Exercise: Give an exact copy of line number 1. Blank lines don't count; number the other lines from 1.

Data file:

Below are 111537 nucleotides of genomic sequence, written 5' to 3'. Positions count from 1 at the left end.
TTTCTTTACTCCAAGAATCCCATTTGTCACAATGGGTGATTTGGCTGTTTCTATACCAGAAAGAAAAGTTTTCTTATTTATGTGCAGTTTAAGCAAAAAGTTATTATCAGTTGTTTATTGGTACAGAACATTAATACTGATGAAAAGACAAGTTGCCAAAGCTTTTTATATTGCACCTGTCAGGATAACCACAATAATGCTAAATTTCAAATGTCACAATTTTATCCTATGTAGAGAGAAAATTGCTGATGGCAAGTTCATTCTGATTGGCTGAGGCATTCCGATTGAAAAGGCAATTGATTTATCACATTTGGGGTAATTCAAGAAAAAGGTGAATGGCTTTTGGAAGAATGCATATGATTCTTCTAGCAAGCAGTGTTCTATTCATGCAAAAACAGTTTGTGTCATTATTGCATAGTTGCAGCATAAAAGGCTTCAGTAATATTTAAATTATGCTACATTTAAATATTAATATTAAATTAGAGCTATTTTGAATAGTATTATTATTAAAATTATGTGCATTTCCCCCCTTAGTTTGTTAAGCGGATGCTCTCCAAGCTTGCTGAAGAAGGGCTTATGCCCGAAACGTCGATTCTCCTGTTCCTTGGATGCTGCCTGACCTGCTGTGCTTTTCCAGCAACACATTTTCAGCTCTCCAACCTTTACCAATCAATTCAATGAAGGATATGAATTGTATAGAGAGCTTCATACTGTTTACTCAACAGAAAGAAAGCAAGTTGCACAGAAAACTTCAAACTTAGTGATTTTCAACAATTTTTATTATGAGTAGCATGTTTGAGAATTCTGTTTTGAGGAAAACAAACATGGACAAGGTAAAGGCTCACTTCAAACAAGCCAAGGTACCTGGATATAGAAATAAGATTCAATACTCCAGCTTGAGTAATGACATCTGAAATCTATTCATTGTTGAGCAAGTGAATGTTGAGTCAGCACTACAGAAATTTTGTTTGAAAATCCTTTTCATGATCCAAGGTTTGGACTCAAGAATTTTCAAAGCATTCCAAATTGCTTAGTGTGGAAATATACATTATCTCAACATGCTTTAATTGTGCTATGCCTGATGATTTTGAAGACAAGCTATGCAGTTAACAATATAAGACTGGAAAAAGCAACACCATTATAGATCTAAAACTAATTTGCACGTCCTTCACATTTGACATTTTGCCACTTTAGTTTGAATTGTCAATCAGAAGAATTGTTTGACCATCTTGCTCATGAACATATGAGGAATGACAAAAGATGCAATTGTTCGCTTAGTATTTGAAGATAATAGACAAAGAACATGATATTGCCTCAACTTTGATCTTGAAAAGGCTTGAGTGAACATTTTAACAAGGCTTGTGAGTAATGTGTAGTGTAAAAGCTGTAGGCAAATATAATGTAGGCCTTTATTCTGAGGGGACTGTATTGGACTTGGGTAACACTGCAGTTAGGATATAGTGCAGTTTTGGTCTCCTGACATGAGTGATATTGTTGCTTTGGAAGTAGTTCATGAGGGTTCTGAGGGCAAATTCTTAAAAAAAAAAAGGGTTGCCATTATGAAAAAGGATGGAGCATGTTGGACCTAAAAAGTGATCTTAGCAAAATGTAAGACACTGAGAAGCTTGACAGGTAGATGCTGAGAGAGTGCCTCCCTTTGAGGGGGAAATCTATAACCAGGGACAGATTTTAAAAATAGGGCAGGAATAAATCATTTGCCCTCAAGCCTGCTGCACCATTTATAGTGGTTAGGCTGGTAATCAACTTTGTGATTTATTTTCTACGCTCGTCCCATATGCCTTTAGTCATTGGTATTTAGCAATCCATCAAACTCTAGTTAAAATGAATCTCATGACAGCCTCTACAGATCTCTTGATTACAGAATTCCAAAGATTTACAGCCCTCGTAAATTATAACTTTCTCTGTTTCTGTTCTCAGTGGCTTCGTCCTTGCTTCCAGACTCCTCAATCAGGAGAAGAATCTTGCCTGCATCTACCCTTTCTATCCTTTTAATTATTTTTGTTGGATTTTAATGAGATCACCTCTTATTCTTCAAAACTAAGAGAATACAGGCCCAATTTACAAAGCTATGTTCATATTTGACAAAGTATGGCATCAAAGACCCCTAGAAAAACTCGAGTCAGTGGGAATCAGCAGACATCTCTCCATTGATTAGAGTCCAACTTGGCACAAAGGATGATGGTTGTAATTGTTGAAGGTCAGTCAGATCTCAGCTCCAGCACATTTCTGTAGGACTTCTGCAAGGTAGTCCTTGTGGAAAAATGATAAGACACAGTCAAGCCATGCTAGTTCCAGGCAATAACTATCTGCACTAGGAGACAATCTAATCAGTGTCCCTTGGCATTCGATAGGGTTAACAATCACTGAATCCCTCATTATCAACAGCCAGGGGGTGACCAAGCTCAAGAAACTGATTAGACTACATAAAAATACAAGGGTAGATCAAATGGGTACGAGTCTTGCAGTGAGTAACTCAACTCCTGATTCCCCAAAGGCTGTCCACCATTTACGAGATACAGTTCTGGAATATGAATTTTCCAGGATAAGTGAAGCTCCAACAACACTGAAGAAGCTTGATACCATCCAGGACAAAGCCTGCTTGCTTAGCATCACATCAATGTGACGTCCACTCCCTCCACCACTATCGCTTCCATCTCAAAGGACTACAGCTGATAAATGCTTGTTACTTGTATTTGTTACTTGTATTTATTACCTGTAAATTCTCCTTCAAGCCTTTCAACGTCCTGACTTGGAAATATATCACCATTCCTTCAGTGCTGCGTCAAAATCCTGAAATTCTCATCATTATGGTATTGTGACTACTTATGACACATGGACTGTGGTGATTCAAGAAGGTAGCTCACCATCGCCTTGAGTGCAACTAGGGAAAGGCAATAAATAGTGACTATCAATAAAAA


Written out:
Below are 111537 nucleotides of genomic sequence, written 5' to 3'. Positions count from 1 at the left end.